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needforspeed59
Cruise Ship Just Passing Through

join:2001-05-02
La Place, LA
reply to Mirus

Re: What is a good cable modem supported by cox?

The consensus in this forum seems to be the Motorola 51xx series.
--
Great success! High five!


Mirus

join:2009-03-07

Are there problems with the motorala 51XX series and temperatures over 104? its only rated to that level...



Fubar16

join:2001-02-20
Phoenix, AZ
kudos:2

I use a SB5120 that I have had since 7/04.

Works fine here,



60373562

join:2004-04-13
Glendale, AZ
reply to Mirus

said by Mirus:

Are there problems with the motorala 51XX series and temperatures over 104? its only rated to that level...
My .02

1.) 5101 is a good model. 5120 dies right around it's 2-year lifespan.

2.) Try and find an RCA cable modem if you can, they're essentially 5100's.

3.) 104F Seriously? Wow! It's not to say it won't work above 104F, there's alot to consider. That's the recommend operating temperature for the specified operating ranges in dBmv. Anything outside of that and you become more succeptable to RF interference, and you begin to kill the life of your cable modem.

Due to AGC (what tels your modem to adjust it's levels), if you're operating temperature is outside of that, you will need to broadcast louder, which in turn AGC should tell you to turn it down.

So 1 of 2 things should happen, your modem won't be operable at all, and you'll kill it's 1-2yr average lifespan in a few months.

Mirus

join:2009-03-07

The problem with temperatures is quite interesting. Right now we have a SB4100 out in the garage where in Arizona it can get quite hot (over 104 for sure), and its survived since 2001.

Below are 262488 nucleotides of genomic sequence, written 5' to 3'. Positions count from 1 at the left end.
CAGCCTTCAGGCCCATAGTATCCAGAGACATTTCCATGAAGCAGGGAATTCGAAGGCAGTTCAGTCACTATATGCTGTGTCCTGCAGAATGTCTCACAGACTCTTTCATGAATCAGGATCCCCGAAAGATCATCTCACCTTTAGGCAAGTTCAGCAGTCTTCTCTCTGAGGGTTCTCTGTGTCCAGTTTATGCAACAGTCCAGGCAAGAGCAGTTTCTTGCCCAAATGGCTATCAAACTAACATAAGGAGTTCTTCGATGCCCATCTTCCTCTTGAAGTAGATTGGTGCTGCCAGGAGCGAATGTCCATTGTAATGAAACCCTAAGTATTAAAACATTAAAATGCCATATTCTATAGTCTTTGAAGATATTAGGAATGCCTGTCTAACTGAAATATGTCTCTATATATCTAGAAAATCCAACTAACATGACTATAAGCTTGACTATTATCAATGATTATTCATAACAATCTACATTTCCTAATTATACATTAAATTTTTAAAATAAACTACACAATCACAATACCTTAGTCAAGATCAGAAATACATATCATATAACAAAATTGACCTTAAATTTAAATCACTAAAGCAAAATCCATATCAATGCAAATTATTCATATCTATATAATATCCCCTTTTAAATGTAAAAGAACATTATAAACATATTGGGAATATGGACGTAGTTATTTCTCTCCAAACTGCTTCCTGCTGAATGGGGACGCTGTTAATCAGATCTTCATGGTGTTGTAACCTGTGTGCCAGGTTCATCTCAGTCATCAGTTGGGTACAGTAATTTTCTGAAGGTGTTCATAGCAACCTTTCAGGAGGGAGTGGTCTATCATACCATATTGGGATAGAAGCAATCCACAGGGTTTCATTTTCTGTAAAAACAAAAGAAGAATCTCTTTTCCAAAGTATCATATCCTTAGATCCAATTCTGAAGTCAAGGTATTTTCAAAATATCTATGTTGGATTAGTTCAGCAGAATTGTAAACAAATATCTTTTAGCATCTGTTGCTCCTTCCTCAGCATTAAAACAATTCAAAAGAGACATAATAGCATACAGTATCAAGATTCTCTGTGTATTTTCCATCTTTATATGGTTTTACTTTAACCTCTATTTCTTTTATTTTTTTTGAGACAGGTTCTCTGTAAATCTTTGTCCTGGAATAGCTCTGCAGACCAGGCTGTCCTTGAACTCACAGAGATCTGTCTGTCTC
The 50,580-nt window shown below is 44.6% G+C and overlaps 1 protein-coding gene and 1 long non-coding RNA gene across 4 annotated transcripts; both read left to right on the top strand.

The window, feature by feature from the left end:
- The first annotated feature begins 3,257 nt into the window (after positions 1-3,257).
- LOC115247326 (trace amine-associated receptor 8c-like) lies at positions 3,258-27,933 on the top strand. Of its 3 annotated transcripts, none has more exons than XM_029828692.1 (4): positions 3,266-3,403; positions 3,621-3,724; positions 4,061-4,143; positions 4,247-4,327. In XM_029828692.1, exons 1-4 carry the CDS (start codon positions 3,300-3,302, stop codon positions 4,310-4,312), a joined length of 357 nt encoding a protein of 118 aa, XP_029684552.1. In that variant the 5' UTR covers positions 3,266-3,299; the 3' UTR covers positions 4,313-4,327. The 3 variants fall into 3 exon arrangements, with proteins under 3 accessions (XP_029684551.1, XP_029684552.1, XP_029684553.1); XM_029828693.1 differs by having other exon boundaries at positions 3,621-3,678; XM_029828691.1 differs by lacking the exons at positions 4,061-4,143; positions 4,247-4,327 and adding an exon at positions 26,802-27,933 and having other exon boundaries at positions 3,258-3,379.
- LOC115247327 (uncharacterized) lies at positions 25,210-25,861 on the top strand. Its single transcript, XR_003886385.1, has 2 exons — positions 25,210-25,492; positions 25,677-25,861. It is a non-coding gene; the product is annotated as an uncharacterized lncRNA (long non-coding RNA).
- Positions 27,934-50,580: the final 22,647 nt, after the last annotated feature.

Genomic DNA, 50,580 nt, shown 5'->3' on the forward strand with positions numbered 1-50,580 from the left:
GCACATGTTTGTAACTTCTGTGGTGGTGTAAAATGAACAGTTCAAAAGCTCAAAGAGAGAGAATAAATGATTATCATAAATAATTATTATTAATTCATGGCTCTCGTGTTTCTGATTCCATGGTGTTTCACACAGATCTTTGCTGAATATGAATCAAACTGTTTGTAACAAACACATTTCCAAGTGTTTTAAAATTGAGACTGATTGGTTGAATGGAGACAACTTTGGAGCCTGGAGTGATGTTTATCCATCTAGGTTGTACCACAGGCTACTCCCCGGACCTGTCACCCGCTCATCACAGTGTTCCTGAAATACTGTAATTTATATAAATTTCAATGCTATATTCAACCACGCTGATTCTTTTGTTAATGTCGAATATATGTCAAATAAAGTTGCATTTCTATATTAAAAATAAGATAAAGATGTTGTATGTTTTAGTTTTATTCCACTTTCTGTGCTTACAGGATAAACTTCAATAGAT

AZWildcats - do you have your modem in your garage or inside?



Fubar16

join:2001-02-20
Phoenix, AZ
kudos:2

I have mine inside.



CoxTech1
VIP
join:2002-04-25
Chesapeake, VA
kudos:77
reply to Mirus

I would seriously consider moving that modem into the house somewhere. Exposing it to extreme temperatures over long period of time can do permanent harm to the equipment. Terayon's have been out of production for quite some time now so that option should be off the table. As for the DOCSIS 3.0 modems, interestingly enough I've encountered a few technician that have dealt with customers that lied about the model they had to get one provisioned and simply put our system doesn't have the correct provisioning data form them therefore they just end up not working at all (not even in DOCSIS 2.0 mode).


daveinpoway
Premium
join:2006-07-03
Poway, CA
kudos:2

I was just in the Fry's San Marcos (north San Diego County) store, and they have the SB6120 for $120 (an amazingly low price, in my opinion, so early in the DOCSIS 3.0 game). Cox's call center folks should start preparing themselves for a lot of inquiries about this model.

One thing that Motorola should have done is to allow the SB6120 to be provisioned as a SB5120 (or some other DOCSIS 2.0 model) now, and have it operate in 2.0 mode. Then, later, when the customer's ISP upgrades to 3.0, a different configuration file could be sent out to enable the modem to operate in this mode.

Since (to my knowledge) none of the San Diego area ISP's are presently providing DOCSIS 3.0 service, I suspect that Fry's started stocking this model too early, and they will have a lot of them returned by frustrated customers who can't get them provisioned.



CoxTech1
VIP
join:2002-04-25
Chesapeake, VA
kudos:77

We currently have a handful of employees beta testing 6120's on our network provisioned in 2.0 mode but our primary provisioning system cannot handle this. As a result if you call in to get one provisioned it simply will not work. I'm already personally aware of a few instances of this happening.